Could either Sony or Nikon afford to make the acquisition (merger)? Probably, though it would be very painful to the financial aspects of either company. Update: several people correctly pointed out to me that there are other alternatives to acquisition, such as stock swapping to form a joint partnership. I still think that would be financially painful to both, though not nearly as bad as getting the cash for an outright acquisition would be.

And this is where reality steps in. While we can make the argument that the combination would be strong and powerful, does it actually fix the real problem either company has? No. Combining operations would not grow camera sales, which is the primary thing they need to happen. The combined Sony/Nikon also would be unlikely to steal much, if any, market share as there’s almost none left to steal.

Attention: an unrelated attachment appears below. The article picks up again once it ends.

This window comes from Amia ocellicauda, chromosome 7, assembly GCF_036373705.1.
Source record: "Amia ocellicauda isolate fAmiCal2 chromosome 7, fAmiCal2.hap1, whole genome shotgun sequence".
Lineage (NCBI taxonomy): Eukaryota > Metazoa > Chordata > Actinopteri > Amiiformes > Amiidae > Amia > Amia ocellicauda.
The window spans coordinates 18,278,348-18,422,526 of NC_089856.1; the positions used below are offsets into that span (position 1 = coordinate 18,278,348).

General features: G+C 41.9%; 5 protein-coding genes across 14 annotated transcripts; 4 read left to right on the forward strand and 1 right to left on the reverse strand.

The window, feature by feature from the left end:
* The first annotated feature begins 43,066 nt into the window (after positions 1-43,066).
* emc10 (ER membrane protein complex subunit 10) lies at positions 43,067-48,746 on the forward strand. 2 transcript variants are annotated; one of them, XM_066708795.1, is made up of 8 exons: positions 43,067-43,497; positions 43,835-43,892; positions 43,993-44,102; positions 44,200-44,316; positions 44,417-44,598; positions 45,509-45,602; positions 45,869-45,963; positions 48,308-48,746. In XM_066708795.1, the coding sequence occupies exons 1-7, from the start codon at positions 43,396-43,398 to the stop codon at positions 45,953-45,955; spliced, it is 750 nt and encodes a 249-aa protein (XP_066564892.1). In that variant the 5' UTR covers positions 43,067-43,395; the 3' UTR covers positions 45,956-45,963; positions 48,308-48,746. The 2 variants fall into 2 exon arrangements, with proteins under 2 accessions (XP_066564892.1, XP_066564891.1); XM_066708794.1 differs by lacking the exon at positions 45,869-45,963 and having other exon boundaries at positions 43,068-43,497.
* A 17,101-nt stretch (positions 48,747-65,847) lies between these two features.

So taking on debt or even partnering to make such a combination doesn’t have a clear payoff in growth, which is what you’d want. It might have some short term monetary benefits in consolidating things like admin, finance, sales, marketing, etc., though this would come at the cost of one-time write-offs. But if I were a bank/investor contemplating lending money for such a merger, I’d be suspicious of it. I’d need some real careful analysis and explanation of how the debt truly gets paid back. The risk level is too high, in other words.

Now camera market growth isn’t out of the realm of possibility. I know a number of you disagree with my contention that cameras have to be reinvented and that image sharing/workflow is central to that. But here’s the thing: for the camera market to grow again, the camera makers are going to have to get a huge population of camera owners to feel that something significant changed that makes photography better with a new ILC instead of their existing and highly competent one. As I’ve noted, this is the same exact problem the camera industry has faced twice before (autofocus reignited SLR sales, digital reignited camera sales).